Building a Black Nation, One Post at a Time


November 2011

The People vs. Big Business in the District

The relationship between the people and big business has always been adversarial, to say the least. In the District, the case is no different. Swarms of people who call themselves ‘the 99 percent’ gather in McPherson Square and Freedom Plaza representing those who are unemployed and impoverished in the District and beyond. A small business owner who runs a small dry cleaner on 3rd St. and Missouri Ave. NW looks helplessly as his base of customers deteriorates. He fears an increase of taxes and abolition of what he has come to revere in the U.S. capitalistic society. All this happens while the Wal-Mart Corporation goes blow for blow with city leaders who oppose city wide construction of six stores in the District – two of them east of the Anacostia River.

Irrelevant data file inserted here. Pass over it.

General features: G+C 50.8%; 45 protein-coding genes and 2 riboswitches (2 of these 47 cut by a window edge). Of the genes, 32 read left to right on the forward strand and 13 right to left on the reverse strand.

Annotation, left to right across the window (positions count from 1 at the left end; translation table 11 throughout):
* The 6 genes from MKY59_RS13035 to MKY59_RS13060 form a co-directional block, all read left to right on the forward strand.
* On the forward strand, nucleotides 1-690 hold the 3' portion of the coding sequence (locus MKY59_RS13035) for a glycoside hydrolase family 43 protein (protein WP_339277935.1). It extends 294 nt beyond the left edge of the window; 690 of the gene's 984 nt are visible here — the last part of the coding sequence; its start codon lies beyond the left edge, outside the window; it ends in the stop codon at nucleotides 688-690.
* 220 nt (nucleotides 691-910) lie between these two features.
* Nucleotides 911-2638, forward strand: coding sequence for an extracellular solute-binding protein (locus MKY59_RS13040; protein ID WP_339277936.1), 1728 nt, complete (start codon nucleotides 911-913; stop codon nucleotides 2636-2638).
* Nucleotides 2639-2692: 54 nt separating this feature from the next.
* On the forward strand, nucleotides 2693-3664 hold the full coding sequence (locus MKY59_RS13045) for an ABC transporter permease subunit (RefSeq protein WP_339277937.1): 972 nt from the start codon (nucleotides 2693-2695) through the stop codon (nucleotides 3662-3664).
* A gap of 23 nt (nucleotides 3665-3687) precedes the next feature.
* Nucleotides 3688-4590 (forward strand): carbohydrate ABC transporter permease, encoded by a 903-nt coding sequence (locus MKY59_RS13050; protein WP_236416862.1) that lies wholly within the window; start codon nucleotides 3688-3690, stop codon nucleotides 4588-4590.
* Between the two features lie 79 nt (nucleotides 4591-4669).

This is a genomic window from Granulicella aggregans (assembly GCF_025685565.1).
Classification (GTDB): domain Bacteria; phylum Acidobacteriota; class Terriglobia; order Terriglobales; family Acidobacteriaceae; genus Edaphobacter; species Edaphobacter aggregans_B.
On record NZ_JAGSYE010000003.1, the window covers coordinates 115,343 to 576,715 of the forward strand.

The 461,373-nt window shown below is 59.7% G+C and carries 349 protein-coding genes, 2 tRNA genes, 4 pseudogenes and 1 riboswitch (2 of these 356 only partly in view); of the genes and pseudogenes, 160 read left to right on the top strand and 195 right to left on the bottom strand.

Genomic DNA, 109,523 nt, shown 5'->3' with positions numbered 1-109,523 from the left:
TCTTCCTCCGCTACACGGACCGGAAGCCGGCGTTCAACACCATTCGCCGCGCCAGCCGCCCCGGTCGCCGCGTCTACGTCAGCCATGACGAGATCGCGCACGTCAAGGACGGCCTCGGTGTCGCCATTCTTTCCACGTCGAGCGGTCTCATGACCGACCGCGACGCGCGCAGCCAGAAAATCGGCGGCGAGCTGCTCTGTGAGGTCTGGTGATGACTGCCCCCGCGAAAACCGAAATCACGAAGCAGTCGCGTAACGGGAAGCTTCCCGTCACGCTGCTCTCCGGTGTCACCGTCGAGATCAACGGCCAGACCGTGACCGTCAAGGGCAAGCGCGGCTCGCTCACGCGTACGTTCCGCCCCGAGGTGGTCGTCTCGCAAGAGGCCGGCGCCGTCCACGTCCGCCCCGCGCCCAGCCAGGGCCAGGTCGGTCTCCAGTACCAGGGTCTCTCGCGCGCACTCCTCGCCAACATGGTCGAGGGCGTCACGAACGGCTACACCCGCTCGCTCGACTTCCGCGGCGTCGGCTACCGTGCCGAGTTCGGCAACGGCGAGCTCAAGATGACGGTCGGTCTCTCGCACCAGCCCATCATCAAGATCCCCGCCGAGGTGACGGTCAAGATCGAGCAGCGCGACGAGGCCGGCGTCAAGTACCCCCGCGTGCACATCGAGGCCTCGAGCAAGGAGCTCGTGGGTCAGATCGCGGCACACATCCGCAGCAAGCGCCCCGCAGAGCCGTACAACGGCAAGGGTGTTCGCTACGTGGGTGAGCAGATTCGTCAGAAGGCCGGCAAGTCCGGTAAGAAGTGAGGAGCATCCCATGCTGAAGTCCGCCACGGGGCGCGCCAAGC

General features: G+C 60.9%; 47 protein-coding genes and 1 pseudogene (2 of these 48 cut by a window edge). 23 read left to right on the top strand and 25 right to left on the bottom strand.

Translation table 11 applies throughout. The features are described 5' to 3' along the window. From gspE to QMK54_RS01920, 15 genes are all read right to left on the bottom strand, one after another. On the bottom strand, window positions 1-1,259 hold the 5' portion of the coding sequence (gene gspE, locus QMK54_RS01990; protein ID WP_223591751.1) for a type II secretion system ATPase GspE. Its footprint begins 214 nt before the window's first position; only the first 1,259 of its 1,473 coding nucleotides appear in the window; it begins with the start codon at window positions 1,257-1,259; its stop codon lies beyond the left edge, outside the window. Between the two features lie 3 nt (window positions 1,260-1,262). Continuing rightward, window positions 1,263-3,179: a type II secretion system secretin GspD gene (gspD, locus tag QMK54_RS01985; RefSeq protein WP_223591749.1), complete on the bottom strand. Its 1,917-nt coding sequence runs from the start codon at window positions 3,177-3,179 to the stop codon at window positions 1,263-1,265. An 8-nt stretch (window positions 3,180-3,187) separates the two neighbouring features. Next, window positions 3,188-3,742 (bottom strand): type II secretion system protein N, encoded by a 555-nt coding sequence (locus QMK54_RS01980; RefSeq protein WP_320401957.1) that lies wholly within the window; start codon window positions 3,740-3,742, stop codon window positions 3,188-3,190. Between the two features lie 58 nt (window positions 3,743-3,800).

On New Jersey Avenue Northwest, Wal-Mart will occupy the first floor of a mixed-use project featuring other shops and apartments. (source: The Washington Post)

Understanding the mechanics of the people vs. big business takes nothing more than looking at this specific case. Wal- Mart is a multinational corporation that runs 8,500 chains of large discount stores in 55 countries. It is the hugest retailer and private employer in the world with approximately 2 million employees, according to The Economist. Its operations specialize in nine retail formats including food and drugs, apparel, restaurants, and small merchandise.